I have to give credit to England for getting back into Saturday’s Six Nations game after Wales were awarded two controversial tries, but I cannot get my head around the team’s lack of discipline.
This is not the first time it has happened – England have conceded 41 penalties in total across their first three games in the tournament.
There are no excuses for it. The only solution is for the players to sort it out themselves.
I do not see the leadership on the pitch to deal with the adversity.
For all the record-breaking experience that this England team have, in a weird kind of way they do not actually have the right type of leadership to win rugby games.
I want to see a player going up to another England player, in his face, telling him to stop giving penalties away. Screaming at the forwards when they get into a decent area so that they do not concede any penalties.
Because there are no fans, you can hear everything now. I hear the England players and it is all cajoling and tapping people on the bum telling them it is OK when they have just given away their 13th penalty.
Then you look at Wales captain Alun Wyn Jones when something does not go right – he has this steely look about him.
I was co-commentating with Wales fly-half Rhys Patchell and he called it the “Alun Wyn stare”. Everybody knows if you make a mistake and he gives you one of those looks, you are never going to do it again.
That does not exist within this England team. They are all best mates and loving every minute of being part of the England camp, but there is no friction.
Plenty of people I played with for England did not like me because I could be obnoxious on the pitch.
But I would like to think that when I said something that was a bit forthright, those players might have got it and it made a difference. Sometimes you need those prickly characters.
We have to be careful to look after the mental health of sportspeople and avoid bullying.
I understand that, but if somebody is doing something wrong continually and you have 10 minutes to win the game, you have not got time to assess it afterwards because you lose.
‘I do not know how Itoje was not sin-binned’
Lock Maro Itoje conceded five of England’s 14 penalties against Wales.
He is a star player who plays on the edge. There is no question about that. With his work-rate, enthusiasm, talent and energy, he is England’s top player.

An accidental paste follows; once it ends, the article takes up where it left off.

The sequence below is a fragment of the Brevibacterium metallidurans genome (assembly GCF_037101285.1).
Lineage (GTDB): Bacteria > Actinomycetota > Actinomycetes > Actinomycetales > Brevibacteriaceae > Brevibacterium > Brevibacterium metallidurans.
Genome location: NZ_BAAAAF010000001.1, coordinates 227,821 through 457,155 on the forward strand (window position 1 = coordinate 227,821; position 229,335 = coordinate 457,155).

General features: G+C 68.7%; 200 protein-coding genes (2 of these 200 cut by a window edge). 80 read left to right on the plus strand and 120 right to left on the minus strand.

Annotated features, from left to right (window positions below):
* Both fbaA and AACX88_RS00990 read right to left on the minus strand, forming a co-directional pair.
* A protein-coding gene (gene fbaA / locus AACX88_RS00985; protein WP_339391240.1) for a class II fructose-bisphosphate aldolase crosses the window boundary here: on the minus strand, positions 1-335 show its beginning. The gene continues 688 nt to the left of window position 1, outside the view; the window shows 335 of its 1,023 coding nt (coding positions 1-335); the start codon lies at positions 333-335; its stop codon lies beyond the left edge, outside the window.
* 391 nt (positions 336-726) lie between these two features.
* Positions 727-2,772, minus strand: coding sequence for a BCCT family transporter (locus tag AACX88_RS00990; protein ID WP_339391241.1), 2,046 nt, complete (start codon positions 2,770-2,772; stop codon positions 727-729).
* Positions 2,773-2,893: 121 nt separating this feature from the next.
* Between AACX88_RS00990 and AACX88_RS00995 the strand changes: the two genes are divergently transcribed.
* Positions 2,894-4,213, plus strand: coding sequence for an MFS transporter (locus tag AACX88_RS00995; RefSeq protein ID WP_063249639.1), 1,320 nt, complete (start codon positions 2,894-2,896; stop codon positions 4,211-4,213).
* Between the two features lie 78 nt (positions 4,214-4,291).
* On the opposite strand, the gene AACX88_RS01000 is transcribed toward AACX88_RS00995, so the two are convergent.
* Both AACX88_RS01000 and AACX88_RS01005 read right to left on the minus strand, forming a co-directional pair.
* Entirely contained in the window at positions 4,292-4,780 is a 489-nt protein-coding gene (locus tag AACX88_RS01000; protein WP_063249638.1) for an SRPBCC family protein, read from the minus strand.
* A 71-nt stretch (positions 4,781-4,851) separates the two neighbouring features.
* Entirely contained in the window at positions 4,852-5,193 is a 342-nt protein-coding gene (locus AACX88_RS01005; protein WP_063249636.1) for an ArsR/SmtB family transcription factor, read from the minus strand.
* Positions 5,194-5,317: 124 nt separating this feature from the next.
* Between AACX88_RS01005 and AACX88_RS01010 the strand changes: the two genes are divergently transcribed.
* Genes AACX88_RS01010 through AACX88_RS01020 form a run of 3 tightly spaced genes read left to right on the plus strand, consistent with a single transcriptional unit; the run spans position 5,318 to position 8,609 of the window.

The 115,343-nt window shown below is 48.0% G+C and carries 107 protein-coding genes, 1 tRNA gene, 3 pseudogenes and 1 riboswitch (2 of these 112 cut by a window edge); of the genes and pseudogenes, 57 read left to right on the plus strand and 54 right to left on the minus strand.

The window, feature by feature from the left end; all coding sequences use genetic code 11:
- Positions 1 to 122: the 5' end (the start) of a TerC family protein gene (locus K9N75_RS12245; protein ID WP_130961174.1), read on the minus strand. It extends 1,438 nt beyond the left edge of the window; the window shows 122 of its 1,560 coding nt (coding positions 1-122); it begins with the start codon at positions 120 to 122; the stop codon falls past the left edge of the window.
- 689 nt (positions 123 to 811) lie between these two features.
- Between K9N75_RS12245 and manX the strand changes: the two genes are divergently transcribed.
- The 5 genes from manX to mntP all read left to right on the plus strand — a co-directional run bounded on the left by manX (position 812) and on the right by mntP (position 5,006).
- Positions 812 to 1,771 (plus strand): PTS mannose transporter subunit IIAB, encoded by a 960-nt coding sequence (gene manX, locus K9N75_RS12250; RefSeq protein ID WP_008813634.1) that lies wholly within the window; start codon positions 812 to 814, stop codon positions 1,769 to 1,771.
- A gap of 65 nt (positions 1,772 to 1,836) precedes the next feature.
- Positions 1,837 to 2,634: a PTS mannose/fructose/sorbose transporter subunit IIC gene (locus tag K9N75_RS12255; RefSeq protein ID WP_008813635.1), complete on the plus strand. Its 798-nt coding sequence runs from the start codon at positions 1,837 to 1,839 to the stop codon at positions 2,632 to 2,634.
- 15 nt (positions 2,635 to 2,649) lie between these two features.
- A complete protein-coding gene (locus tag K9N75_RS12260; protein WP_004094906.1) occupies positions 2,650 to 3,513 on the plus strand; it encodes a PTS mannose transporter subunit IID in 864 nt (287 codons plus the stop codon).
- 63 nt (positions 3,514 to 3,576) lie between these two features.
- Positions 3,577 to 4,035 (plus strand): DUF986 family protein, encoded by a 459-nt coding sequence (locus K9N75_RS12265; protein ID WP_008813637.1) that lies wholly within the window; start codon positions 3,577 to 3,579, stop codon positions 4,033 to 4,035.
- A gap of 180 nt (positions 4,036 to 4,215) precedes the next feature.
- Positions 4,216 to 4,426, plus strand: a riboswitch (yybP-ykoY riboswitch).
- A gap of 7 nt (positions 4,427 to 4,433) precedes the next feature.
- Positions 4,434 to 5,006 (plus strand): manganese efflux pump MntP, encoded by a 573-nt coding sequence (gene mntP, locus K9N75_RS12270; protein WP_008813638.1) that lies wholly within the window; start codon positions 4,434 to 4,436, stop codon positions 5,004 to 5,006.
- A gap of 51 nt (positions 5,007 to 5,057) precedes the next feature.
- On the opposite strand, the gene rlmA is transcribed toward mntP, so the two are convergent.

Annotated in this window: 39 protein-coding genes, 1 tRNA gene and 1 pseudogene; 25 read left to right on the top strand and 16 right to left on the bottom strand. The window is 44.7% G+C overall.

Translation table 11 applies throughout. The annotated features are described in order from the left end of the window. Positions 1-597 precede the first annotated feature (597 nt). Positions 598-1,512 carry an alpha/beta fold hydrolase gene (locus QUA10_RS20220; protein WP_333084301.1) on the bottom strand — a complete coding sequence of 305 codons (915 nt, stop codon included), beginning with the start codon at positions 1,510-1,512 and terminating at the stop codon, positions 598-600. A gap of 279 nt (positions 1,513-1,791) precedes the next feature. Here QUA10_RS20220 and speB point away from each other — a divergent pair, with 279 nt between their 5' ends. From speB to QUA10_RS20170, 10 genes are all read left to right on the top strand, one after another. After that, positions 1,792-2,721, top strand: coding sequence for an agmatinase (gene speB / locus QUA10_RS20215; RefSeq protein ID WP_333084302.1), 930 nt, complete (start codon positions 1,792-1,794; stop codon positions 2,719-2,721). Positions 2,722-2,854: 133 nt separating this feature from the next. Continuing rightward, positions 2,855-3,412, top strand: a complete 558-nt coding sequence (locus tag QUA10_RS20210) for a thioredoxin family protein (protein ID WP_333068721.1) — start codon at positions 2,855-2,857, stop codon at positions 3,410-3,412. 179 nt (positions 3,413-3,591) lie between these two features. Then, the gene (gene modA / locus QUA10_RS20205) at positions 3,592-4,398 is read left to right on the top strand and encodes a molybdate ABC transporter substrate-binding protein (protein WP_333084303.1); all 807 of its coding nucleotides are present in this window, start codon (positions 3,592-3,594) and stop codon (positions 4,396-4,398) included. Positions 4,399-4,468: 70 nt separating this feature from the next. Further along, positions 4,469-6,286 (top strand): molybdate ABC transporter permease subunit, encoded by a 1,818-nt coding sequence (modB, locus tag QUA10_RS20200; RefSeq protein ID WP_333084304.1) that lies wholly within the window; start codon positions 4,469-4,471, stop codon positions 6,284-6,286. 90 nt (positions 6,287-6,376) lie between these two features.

It may have been a mindset thing or the referee’s interpretation. I do not care how good a player you are, once you have given three penalties away alarm bells have to be going in your head.
Something has to change. You have to get your head down and not compete for 50-50 balls. I do not know how he was not sin-binned with five penalties.
If you give fewer than 10 penalties away in a game, that is OK. England have given away double digits three games in a row. No-one other than the players can fix that.
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It is the most experienced England side ever. Players must recognise when the penalty count is getting too high at crucial moments.
‘England were stitched up by the officials’
Like I said, England did brilliantly to get back in the game after Wales’ first two tries.
The final 40-24 scoreline looks like a bit of a thumping – but that is the result of what happened in the first half.
England were royally stitched up by the officials. Many teams would have disappeared after that. Your head would be gone.
Before Wales’ first try, referee Pascal Gauzere had asked Owen Farrell to talk to his players about discipline.
Usually the captain says they will and does not talk to the players, but Farrell brought all the players into a huddle to tell them to sort the discipline out.
As they turned around, the players were barely past the width of the posts and the referee said to play on, allowing Dan Biggar to kick wide for Josh Adams to score.
I found that disrespectful to Farrell and the fact he did not lose his mind there is a credit to him. It was an utter nonsense.
Then, Wales wing Louis Rees-Zammit gathered a kick and, in my opinion, knocked the ball on before Liam Williams scored a try.
There is not one Wales player – including Rees-Zammit – who would have given that try. I do not even think any of the fans would have.
The officials had the chance to look at multiple angles and they gave a try. What on earth happened? It was a total and utter shambles.
It was not only the fact that 14 points were unnecessarily handed to Wales. It is the ripple effect that that has.
When England got back to 17-14 before half-time, I was convinced they were going to go on and win the game.
‘Wales are right on it’
Wales remain on course to win a Grand Slam after claiming the Triple Crown but they have a tough fixture in France on the final weekend.
Wayne Pivac’s side will go to Rome in the next round full of confidence and Italy are not going to cause a problem.
France’s game against Scotland was postponed because of a coronavirus outbreak in the French camp, so who knows where France are going to be in a couple of weeks’ time? But Wales are right on it.
They have history of building momentum when people have written them off. Wales have got people like Jonathan Davies, George North, Alun Wyn Jones and Justin Tipuric – players who have done it before and know how to bottle up winning ways.
The tournament so far has been epic so it would be disappointing if the France v Scotland game is not played soon.
It is set to be an incredible final game between France and Wales in Paris.
Matt Dawson was speaking to BBC Sport’s Becky Grey.
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